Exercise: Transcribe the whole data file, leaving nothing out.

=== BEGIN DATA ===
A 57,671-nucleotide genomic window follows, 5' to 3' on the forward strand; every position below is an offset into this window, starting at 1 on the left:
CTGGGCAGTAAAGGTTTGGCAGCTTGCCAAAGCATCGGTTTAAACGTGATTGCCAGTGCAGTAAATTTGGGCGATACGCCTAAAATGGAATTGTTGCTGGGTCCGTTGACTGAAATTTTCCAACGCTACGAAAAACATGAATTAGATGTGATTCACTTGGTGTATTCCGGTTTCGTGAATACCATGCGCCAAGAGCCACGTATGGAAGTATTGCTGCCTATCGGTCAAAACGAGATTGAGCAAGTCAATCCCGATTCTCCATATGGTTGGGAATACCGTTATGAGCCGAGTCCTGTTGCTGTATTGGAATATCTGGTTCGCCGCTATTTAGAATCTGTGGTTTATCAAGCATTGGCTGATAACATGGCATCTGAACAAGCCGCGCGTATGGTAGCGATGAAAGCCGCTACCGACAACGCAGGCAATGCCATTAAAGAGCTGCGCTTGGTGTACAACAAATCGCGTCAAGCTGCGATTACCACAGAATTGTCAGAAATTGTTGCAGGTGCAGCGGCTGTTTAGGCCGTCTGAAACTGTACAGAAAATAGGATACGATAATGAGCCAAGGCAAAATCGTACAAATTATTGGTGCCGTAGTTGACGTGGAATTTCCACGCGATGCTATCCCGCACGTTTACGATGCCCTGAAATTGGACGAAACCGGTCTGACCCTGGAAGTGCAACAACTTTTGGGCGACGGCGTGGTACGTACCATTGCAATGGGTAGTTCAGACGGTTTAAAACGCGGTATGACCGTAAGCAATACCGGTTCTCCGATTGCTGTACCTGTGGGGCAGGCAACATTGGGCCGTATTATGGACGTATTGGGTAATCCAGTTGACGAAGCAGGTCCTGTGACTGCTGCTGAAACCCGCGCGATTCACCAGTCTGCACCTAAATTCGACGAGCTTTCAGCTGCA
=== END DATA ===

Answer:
A 57,671-nucleotide genomic window follows, 5' to 3' on the forward strand; every position below is an offset into this window, starting at 1 on the left:
CTGGGCAGTAAAGGTTTGGCAGCTTGCCAAAGCATCGGTTTAAACGTGATTGCCAGTGCAGTAAATTTGGGCGATACGCCTAAAATGGAATTGTTGCTGGGTCCGTTGACTGAAATTTTCCAACGCTACGAAAAACATGAATTAGATGTGATTCACTTGGTGTATTCCGGTTTCGTGAATACCATGCGCCAAGAGCCACGTATGGAAGTATTGCTGCCTATCGGTCAAAACGAGATTGAGCAAGTCAATCCCGATTCTCCATATGGTTGGGAATACCGTTATGAGCCGAGTCCTGTTGCTGTATTGGAATATCTGGTTCGCCGCTATTTAGAATCTGTGGTTTATCAAGCATTGGCTGATAACATGGCATCTGAACAAGCCGCGCGTATGGTAGCGATGAAAGCCGCTACCGACAACGCAGGCAATGCCATTAAAGAGCTGCGCTTGGTGTACAACAAATCGCGTCAAGCTGCGATTACCACAGAATTGTCAGAAATTGTTGCAGGTGCAGCGGCTGTTTAGGCCGTCTGAAACTGTACAGAAAATAGGATACGATAATGAGCCAAGGCAAAATCGTACAAATTATTGGTGCCGTAGTTGACGTGGAATTTCCACGCGATGCTATCCCGCACGTTTACGATGCCCTGAAATTGGACGAAACCGGTCTGACCCTGGAAGTGCAACAACTTTTGGGCGACGGCGTGGTACGTACCATTGCAATGGGTAGTTCAGACGGTTTAAAACGCGGTATGACCGTAAGCAATACCGGTTCTCCGATTGCTGTACCTGTGGGGCAGGCAACATTGGGCCGTATTATGGACGTATTGGGTAATCCAGTTGACGAAGCAGGTCCTGTGACTGCTGCTGAAACCCGCGCGATTCACCAGTCTGCACCTAAATTCGACGAGCTTTCAGCTGCA